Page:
The Soul of a New Cuisine: A Discovery of the Foods and Flavors of Africa Hardcover – Sep 1 2006
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From Publishers Weekly
Starred Review. Born Ethiopian, raised Swedish, and now one of New York City's top chefs, Samuelsson (Aquavit: And the New Scandinavian Cuisine) has written an exotic yet accessible book that will hasten the coming of the African fusion cookery he envisions. His 204 recipes and 258 color photos are enriched with personal and political history; as in his many condiments and sauces, the balance is right. While he stresses the diversity and bounty of the second-largest continent, he repeatedly describes African cuisine as poor people's cooking, crafted with simple tools and necessarily emphasizing starches, vegetables and big flavors. Whether it's rosemary for Honey Bread or turmeric, ginger and cinnamon in his Vegetable Samosas, herbs and spices are always sauteed in oil or tossed in a hot dry pan, to intensify and mellow. He even proposes toasting the cinnamon for the whipped cream accompanying his Ethiopian Chocolate Rum Cake. The recipe for the cake is typical: the batter is prepared in a single bowl, mixed with a spoon, and bakes up moist and gingerbread-like, with great keeping properties. Toasting the cinnamon takes seconds and is impressive in the complexity it delivers. (Oct.)
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Samuelsson established his reputation as one of the foremost exponents of contemporary Swedish cookery through Aquavit, his celebrated New York City restaurant. Now he travels to wholly new territory by returning to the land of his birth and the glorious traditions of African cooking. From his native Ethiopia he prepares injera, the country's staple fermented flatbread. Moroccan cooking, one of Africa's most sophisticated, contributes harissa, a fiery spice paste that warms many North African dishes. Cassava stuffs shrimp for a satisfying West African meal. Samuelsson substitutes beef for lamb in South Africa's renowned bobotie but takes care to preserve the dish's curry-influenced spicing. Jerk chicken, more generally associated with Jamaica, shows how African eating traditions have spread abroad. He does not flinch at using contemporary ingredients such as arugula and Yukon Gold potatoes to make his recipes attractive. The immensity and diversity of Africa make it difficult to comprehend a continent's varied cooking styles in a single book, but Samuelsson's achievement celebrates a little-known cuisine. Mark Knoblauch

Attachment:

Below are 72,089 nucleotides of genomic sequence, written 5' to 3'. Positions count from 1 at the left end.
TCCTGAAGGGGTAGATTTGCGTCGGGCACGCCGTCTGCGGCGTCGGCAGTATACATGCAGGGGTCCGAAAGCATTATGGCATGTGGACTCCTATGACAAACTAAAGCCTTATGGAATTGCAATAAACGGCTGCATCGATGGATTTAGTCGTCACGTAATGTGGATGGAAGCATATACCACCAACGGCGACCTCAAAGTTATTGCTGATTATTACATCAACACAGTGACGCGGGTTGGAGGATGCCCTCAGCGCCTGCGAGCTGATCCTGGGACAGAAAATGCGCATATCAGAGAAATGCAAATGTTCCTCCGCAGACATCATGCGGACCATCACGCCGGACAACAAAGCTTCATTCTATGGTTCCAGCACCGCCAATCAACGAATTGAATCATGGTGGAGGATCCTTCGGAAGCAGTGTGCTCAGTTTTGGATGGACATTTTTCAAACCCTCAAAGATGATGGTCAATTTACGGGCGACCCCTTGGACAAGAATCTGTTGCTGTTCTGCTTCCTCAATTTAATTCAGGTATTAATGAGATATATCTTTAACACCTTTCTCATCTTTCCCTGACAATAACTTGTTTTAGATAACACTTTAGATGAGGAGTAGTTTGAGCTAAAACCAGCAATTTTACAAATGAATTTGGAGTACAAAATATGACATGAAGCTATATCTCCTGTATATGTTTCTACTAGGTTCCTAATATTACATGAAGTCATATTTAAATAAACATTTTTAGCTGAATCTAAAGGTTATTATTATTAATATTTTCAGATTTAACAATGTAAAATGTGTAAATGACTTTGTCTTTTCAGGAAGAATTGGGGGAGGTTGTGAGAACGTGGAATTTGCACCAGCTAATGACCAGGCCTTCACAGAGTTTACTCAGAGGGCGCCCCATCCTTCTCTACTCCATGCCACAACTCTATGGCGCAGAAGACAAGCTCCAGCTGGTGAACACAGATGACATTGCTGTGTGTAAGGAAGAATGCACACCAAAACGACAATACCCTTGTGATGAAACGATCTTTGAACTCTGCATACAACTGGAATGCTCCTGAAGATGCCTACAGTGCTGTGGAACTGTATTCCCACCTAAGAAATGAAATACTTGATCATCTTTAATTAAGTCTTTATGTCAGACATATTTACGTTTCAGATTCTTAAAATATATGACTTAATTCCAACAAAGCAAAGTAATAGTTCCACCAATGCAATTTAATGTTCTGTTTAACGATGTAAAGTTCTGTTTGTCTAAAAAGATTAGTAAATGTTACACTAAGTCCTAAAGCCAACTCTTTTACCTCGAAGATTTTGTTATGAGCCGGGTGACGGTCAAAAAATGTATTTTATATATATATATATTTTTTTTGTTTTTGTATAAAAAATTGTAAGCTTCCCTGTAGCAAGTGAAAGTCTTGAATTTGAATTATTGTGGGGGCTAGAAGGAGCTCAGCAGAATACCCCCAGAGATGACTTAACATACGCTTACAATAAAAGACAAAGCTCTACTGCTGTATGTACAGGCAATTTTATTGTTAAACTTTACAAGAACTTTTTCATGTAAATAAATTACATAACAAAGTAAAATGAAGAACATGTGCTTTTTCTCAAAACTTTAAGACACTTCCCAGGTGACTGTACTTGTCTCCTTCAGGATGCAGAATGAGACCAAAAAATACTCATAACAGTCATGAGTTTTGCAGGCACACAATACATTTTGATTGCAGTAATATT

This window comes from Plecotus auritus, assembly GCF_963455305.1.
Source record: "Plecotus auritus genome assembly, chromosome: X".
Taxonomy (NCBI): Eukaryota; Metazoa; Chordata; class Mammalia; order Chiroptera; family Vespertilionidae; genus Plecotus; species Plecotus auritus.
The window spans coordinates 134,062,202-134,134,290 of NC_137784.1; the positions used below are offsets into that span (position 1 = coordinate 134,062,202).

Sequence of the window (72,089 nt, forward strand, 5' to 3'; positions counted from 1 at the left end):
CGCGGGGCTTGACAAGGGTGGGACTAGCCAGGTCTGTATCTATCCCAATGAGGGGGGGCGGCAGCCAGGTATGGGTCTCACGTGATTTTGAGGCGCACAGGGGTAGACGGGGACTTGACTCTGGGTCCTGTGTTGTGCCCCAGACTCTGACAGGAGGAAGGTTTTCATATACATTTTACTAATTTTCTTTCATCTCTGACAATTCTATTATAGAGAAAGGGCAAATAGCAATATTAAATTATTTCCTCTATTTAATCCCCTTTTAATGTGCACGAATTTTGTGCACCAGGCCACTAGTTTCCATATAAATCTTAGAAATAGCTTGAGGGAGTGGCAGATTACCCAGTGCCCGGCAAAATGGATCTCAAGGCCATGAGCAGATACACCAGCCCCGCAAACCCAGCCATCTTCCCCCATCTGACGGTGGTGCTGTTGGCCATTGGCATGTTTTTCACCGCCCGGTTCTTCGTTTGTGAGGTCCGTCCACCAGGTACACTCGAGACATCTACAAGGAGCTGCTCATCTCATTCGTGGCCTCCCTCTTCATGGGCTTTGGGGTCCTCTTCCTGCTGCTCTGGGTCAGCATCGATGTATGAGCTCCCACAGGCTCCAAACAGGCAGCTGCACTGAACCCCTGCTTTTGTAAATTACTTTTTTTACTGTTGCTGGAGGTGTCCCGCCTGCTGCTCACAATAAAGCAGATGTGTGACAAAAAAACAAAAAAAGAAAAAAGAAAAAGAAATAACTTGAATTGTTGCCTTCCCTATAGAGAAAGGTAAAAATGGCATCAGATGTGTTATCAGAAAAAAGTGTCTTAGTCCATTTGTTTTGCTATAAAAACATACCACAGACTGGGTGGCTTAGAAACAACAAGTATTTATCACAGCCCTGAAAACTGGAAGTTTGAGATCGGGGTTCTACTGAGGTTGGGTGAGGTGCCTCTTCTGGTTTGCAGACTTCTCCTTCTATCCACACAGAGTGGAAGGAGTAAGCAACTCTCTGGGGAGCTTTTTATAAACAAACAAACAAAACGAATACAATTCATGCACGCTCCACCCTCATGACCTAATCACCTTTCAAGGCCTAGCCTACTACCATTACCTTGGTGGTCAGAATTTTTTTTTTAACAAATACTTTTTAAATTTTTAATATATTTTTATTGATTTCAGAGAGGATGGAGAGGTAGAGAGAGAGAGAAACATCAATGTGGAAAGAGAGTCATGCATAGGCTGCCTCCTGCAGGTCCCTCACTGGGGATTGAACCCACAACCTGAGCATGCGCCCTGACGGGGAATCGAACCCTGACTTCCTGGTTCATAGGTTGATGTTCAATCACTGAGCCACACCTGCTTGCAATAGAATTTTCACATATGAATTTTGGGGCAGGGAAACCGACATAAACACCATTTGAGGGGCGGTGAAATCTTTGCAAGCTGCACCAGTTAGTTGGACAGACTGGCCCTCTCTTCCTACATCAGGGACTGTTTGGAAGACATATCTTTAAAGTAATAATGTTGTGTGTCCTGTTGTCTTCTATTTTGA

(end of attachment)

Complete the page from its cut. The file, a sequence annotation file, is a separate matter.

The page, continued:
Copyright © American Library Association. All rights reserved
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Top Customer Reviews
Beautiful and inspiring book. The recipes are flavourful, African inspired, but definitely European/North American friendly, too (I can find the ingredients here in Canada).
Most Helpful Customer Reviews on Amazon.com (beta)